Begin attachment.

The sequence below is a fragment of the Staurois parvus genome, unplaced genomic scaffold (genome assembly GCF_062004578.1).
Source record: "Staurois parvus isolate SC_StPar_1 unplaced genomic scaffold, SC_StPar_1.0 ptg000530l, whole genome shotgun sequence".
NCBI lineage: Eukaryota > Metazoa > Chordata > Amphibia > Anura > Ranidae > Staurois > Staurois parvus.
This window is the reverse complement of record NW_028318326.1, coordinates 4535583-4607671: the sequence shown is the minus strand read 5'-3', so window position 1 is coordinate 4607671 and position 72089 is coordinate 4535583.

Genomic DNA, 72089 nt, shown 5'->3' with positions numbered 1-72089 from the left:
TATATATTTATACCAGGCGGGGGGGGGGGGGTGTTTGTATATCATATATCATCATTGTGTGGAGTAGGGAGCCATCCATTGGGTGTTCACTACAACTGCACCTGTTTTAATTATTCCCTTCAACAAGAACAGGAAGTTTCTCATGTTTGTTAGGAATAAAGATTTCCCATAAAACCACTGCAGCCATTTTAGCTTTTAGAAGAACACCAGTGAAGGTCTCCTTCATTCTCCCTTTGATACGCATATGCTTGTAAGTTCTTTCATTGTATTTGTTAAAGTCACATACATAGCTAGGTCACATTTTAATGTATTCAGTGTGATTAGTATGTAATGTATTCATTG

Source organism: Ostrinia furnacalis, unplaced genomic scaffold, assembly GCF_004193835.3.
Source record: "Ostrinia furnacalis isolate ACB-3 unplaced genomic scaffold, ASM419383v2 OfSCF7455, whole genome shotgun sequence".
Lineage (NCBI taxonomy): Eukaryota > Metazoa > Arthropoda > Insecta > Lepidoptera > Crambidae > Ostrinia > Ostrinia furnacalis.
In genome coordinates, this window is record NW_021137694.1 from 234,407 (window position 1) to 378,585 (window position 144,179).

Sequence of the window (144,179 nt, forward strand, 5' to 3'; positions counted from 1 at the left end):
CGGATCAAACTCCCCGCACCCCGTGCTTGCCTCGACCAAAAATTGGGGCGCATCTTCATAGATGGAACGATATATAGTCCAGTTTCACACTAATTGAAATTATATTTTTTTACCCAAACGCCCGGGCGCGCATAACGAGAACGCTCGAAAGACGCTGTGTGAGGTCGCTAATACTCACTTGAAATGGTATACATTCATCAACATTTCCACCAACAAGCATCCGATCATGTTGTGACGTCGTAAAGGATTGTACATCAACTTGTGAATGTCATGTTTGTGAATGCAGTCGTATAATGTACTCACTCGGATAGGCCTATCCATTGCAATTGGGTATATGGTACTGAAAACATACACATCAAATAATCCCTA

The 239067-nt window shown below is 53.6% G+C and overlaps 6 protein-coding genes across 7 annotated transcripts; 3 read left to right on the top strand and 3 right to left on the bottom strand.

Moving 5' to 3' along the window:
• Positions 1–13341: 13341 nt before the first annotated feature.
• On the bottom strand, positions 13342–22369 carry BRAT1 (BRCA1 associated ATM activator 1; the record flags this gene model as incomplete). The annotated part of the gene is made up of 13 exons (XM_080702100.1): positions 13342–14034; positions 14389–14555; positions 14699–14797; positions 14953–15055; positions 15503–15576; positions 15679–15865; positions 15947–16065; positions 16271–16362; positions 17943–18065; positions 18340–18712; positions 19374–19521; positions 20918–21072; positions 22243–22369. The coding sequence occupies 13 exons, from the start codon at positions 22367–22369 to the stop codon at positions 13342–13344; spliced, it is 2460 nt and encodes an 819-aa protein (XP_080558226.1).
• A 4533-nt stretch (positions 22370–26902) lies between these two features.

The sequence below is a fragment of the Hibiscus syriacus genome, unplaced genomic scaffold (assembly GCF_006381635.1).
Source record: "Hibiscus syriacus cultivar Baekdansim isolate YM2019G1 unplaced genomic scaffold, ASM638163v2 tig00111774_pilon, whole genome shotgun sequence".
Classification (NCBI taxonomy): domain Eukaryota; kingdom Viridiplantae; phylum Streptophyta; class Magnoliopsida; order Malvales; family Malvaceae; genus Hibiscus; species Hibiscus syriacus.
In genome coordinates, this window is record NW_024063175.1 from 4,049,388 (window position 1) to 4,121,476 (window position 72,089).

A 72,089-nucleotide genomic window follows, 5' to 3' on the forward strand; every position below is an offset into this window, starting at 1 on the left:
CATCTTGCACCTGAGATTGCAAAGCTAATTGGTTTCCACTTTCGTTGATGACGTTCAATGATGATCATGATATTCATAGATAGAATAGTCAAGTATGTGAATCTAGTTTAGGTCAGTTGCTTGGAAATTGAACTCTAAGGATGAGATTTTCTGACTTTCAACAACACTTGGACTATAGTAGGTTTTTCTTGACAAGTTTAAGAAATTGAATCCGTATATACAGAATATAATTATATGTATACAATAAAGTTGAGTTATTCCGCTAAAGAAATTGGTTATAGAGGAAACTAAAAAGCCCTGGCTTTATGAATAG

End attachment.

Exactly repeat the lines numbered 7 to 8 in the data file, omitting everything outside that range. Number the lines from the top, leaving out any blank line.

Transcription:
Source organism: Ostrinia furnacalis, unplaced genomic scaffold, assembly GCF_004193835.3.
Source record: "Ostrinia furnacalis isolate ACB-3 unplaced genomic scaffold, ASM419383v2 OfSCF7455, whole genome shotgun sequence".